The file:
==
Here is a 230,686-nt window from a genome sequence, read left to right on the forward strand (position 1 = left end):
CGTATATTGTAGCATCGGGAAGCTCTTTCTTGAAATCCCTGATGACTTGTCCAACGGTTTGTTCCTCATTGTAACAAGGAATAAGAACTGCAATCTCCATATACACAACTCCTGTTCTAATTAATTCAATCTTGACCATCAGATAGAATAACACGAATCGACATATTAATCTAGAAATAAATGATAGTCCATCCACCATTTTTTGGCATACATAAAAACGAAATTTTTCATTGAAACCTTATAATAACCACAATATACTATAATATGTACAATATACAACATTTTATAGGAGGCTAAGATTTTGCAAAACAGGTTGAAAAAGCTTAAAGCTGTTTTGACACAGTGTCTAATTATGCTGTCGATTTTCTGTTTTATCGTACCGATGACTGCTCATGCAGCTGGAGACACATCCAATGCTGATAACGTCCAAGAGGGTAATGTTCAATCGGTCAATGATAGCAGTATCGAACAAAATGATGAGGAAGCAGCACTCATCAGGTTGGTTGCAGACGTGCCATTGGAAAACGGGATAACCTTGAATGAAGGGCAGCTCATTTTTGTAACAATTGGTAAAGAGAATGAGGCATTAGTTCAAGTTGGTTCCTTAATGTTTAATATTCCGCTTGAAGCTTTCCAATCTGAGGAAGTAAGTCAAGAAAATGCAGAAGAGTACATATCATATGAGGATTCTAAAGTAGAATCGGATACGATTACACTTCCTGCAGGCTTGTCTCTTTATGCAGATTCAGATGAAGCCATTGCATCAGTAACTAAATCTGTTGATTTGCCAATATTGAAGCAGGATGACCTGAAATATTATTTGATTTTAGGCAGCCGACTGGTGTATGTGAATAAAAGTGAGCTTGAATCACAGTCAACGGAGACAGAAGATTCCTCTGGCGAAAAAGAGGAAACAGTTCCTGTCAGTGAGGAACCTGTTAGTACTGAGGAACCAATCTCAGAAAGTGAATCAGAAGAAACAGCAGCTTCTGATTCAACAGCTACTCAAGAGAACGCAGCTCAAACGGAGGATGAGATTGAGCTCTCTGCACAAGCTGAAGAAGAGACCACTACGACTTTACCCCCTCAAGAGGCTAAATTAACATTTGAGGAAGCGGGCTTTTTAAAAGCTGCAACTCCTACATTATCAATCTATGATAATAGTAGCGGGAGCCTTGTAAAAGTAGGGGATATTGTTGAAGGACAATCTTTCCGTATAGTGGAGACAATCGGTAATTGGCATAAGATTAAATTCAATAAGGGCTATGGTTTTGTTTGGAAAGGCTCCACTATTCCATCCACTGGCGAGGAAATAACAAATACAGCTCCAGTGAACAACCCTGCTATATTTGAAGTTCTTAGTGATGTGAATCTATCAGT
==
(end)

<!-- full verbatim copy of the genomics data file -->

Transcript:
Here is a 230,686-nt window from a genome sequence, read left to right on the forward strand (position 1 = left end):
CGTATATTGTAGCATCGGGAAGCTCTTTCTTGAAATCCCTGATGACTTGTCCAACGGTTTGTTCCTCATTGTAACAAGGAATAAGAACTGCAATCTCCATATACACAACTCCTGTTCTAATTAATTCAATCTTGACCATCAGATAGAATAACACGAATCGACATATTAATCTAGAAATAAATGATAGTCCATCCACCATTTTTTGGCATACATAAAAACGAAATTTTTCATTGAAACCTTATAATAACCACAATATACTATAATATGTACAATATACAACATTTTATAGGAGGCTAAGATTTTGCAAAACAGGTTGAAAAAGCTTAAAGCTGTTTTGACACAGTGTCTAATTATGCTGTCGATTTTCTGTTTTATCGTACCGATGACTGCTCATGCAGCTGGAGACACATCCAATGCTGATAACGTCCAAGAGGGTAATGTTCAATCGGTCAATGATAGCAGTATCGAACAAAATGATGAGGAAGCAGCACTCATCAGGTTGGTTGCAGACGTGCCATTGGAAAACGGGATAACCTTGAATGAAGGGCAGCTCATTTTTGTAACAATTGGTAAAGAGAATGAGGCATTAGTTCAAGTTGGTTCCTTAATGTTTAATATTCCGCTTGAAGCTTTCCAATCTGAGGAAGTAAGTCAAGAAAATGCAGAAGAGTACATATCATATGAGGATTCTAAAGTAGAATCGGATACGATTACACTTCCTGCAGGCTTGTCTCTTTATGCAGATTCAGATGAAGCCATTGCATCAGTAACTAAATCTGTTGATTTGCCAATATTGAAGCAGGATGACCTGAAATATTATTTGATTTTAGGCAGCCGACTGGTGTATGTGAATAAAAGTGAGCTTGAATCACAGTCAACGGAGACAGAAGATTCCTCTGGCGAAAAAGAGGAAACAGTTCCTGTCAGTGAGGAACCTGTTAGTACTGAGGAACCAATCTCAGAAAGTGAATCAGAAGAAACAGCAGCTTCTGATTCAACAGCTACTCAAGAGAACGCAGCTCAAACGGAGGATGAGATTGAGCTCTCTGCACAAGCTGAAGAAGAGACCACTACGACTTTACCCCCTCAAGAGGCTAAATTAACATTTGAGGAAGCGGGCTTTTTAAAAGCTGCAACTCCTACATTATCAATCTATGATAATAGTAGCGGGAGCCTTGTAAAAGTAGGGGATATTGTTGAAGGACAATCTTTCCGTATAGTGGAGACAATCGGTAATTGGCATAAGATTAAATTCAATAAGGGCTATGGTTTTGTTTGGAAAGGCTCCACTATTCCATCCACTGGCGAGGAAATAACAAATACAGCTCCAGTGAACAACCCTGCTATATTTGAAGTTCTTAGTGATGTGAATCTATCAGT